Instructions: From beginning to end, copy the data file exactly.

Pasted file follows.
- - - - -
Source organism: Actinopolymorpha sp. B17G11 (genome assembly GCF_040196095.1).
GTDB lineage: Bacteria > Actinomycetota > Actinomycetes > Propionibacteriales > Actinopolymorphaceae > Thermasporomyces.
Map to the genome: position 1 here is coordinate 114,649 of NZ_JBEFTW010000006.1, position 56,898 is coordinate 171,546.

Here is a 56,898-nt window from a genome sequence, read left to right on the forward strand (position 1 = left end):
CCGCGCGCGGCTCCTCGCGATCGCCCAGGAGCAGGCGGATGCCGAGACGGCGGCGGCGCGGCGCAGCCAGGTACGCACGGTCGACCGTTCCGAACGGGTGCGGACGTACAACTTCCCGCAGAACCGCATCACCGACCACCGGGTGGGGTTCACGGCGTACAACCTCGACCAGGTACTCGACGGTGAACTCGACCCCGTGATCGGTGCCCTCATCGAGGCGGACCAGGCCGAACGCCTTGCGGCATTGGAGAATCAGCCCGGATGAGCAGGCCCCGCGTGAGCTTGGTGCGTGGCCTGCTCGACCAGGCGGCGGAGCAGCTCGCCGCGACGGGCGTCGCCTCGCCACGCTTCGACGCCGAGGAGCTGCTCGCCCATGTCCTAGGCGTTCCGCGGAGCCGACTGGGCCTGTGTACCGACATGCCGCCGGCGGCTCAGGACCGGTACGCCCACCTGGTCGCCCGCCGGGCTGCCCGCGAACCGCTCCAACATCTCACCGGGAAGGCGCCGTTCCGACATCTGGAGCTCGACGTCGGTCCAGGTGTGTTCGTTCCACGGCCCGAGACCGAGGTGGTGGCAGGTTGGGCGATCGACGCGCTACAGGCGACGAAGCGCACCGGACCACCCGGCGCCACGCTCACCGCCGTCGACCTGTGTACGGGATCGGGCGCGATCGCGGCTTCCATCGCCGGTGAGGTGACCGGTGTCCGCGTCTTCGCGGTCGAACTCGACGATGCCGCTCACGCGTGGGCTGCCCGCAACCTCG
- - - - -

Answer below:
Source organism: Actinopolymorpha sp. B17G11 (genome assembly GCF_040196095.1).
GTDB lineage: Bacteria > Actinomycetota > Actinomycetes > Propionibacteriales > Actinopolymorphaceae > Thermasporomyces.
Map to the genome: position 1 here is coordinate 114,649 of NZ_JBEFTW010000006.1, position 56,898 is coordinate 171,546.

Here is a 56,898-nt window from a genome sequence, read left to right on the forward strand (position 1 = left end):
CCGCGCGCGGCTCCTCGCGATCGCCCAGGAGCAGGCGGATGCCGAGACGGCGGCGGCGCGGCGCAGCCAGGTACGCACGGTCGACCGTTCCGAACGGGTGCGGACGTACAACTTCCCGCAGAACCGCATCACCGACCACCGGGTGGGGTTCACGGCGTACAACCTCGACCAGGTACTCGACGGTGAACTCGACCCCGTGATCGGTGCCCTCATCGAGGCGGACCAGGCCGAACGCCTTGCGGCATTGGAGAATCAGCCCGGATGAGCAGGCCCCGCGTGAGCTTGGTGCGTGGCCTGCTCGACCAGGCGGCGGAGCAGCTCGCCGCGACGGGCGTCGCCTCGCCACGCTTCGACGCCGAGGAGCTGCTCGCCCATGTCCTAGGCGTTCCGCGGAGCCGACTGGGCCTGTGTACCGACATGCCGCCGGCGGCTCAGGACCGGTACGCCCACCTGGTCGCCCGCCGGGCTGCCCGCGAACCGCTCCAACATCTCACCGGGAAGGCGCCGTTCCGACATCTGGAGCTCGACGTCGGTCCAGGTGTGTTCGTTCCACGGCCCGAGACCGAGGTGGTGGCAGGTTGGGCGATCGACGCGCTACAGGCGACGAAGCGCACCGGACCACCCGGCGCCACGCTCACCGCCGTCGACCTGTGTACGGGATCGGGCGCGATCGCGGCTTCCATCGCCGGTGAGGTGACCGGTGTCCGCGTCTTCGCGGTCGAACTCGACGATGCCGCTCACGCGTGGGCTGCCCGCAACCTCG